Islamic State to make a stand in Falluja, face Mosul uprising: Iraqi general

BAGHDAD (Reuters) - A top Iraqi general said the army may permit Islamic State militants to flee the offensive on Falluja, but he expected most of them would fight to the end and predicted they faced an internal uprising in the northern city of Mosul.

Troops recaptured Falluja’s municipal building on Friday, although the ultra-hardline militants are still holed up in several districts and have left many streets and buildings laced with explosives.

The military has made quick progress in the city, an hour’s drive from Baghdad, prompting the exodus of more than 68,000 residents.

Asked if government forces would allow militants a path out of the city to avoid intense clashes in built-up areas that could kill remaining civilians and destroy infrastructure, General Talib Shaghati Mshari al-Kenani said they would try.

“But the Daesh terrorists in Falluja will detonate suicide bombs to kill innocent Iraqis, believing they will enter heaven by doing so,” he told Reuters in an interview on Thursday, using an Arabic acronym for Islamic State.

Kenani, who heads the Joint Operations Command waging Iraq’s war against Islamic State in coordination with a U.S.-led coalition, was speaking at his Baghdad office inside a compound guarded by black-clad special forces commandos.

In previous offensives, Iraqi forces have often left a way out for the insurgents to escape, but after losing nearly half the Iraqi territory they seized in 2014 and major transit routes including to neighboring Syria, their options are narrowing.

Government troops launched a major operation with coalition air support on May 23 to retake Falluja, a bastion of the Sunni Muslim insurgency against U.S. forces that toppled Saddam Hussein, a Sunni, in 2003, and later Shi’ite-led governments.

The participation of Iranian-backed Shi’ite militias alongside the Iraqi army raised fears of sectarian killings, and authorities are already investigating allegations that militiamen executed dozens of Sunni men fleeing the city.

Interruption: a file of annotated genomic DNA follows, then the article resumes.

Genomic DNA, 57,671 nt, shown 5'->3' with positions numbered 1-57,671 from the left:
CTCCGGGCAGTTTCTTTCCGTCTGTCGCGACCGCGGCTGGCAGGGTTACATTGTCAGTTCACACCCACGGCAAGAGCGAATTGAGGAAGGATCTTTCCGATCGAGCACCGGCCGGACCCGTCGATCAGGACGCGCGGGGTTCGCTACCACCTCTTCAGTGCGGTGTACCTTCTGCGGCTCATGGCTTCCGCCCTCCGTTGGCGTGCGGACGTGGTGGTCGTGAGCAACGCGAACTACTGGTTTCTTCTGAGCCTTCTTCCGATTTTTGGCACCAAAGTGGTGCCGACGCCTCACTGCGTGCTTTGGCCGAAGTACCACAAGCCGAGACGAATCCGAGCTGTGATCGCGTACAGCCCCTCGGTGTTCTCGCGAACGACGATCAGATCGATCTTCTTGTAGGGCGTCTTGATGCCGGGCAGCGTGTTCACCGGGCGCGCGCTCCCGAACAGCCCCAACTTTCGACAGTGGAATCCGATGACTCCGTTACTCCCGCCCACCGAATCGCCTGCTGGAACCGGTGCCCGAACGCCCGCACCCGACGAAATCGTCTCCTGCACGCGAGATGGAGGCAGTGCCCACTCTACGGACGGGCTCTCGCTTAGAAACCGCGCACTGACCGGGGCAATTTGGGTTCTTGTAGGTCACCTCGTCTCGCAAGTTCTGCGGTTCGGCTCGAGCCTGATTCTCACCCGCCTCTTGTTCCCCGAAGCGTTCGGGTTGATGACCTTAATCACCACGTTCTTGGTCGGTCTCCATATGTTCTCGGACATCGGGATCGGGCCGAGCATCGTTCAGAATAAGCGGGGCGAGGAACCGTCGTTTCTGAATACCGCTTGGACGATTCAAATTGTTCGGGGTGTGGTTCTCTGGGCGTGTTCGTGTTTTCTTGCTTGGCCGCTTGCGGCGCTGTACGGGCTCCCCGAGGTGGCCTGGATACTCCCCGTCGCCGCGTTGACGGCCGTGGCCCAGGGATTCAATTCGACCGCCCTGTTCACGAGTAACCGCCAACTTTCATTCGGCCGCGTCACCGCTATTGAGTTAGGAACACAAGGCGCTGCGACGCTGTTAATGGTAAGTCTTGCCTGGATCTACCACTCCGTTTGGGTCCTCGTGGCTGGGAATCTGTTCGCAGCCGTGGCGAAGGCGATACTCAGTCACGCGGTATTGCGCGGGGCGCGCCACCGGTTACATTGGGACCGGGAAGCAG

Kenani said the military plan for operations inside Falluja proper did not include a role for the militias, grouped under a government umbrella called the Hashid Shaabi.

He said the Hashid would likely not be needed either in the campaign for the Islamic State stronghold of Mosul, a predominately Sunni city which Prime Minister Haider al-Abadi has pledged to retake this year.

“The tribal Hashid, local police and volunteers from the Sunni areas occupied by Daesh will help to hold land. No need for additional forces from outside the area,” he said, in an apparent reference to Shi’ite militiamen.


Falluja is seen as a launchpad for recent Islamic State (IS) bombings in the capital, making the offensive a crucial part of the government’s campaign to improve security, though U.S. allies would prefer to concentrate on Mosul.

The army is pushing about 60 kilometers (40 miles) south of Mosul towards Qayara, where an airfield could serve as a staging ground for the future offensive, but progress has been faltering.

Kenani said the military had information that residents inside Mosul, estimated at more than one million, were preparing to rise up against the insurgents and was in contact with them to synchronize such action with an external military assault.

“Cooperation and coordination with Mosul residents will contribute in a big way to the armed forces in liberating the city from Daesh,” he said, but gave no details.

Groups inside Mosul have reportedly scrawled anti-Islamic State graffiti in public places and attacked militants at checkpoints, but there have not been widespread acts of resistance.

Kenani, who is also commander of Iraq’s elite counter-terrorism service (CTS) which has spearheaded battles against Islamic State for more than two years, said he expected special forces to remain in the vanguard against pockets of Islamist militants once the government regains control.

“These sorts of operations which happen in densely populated areas don’t require regular armed forces but rather special operations units which are small and adaptable.”

The roughly 10,000 members of CTS, established a decade ago with support from the U.S. forces, are considered the best-trained and -equipped fighters in Iraq.

Kenani said they would be needed for the foreseeable future.

Reporting By Stephen Kalin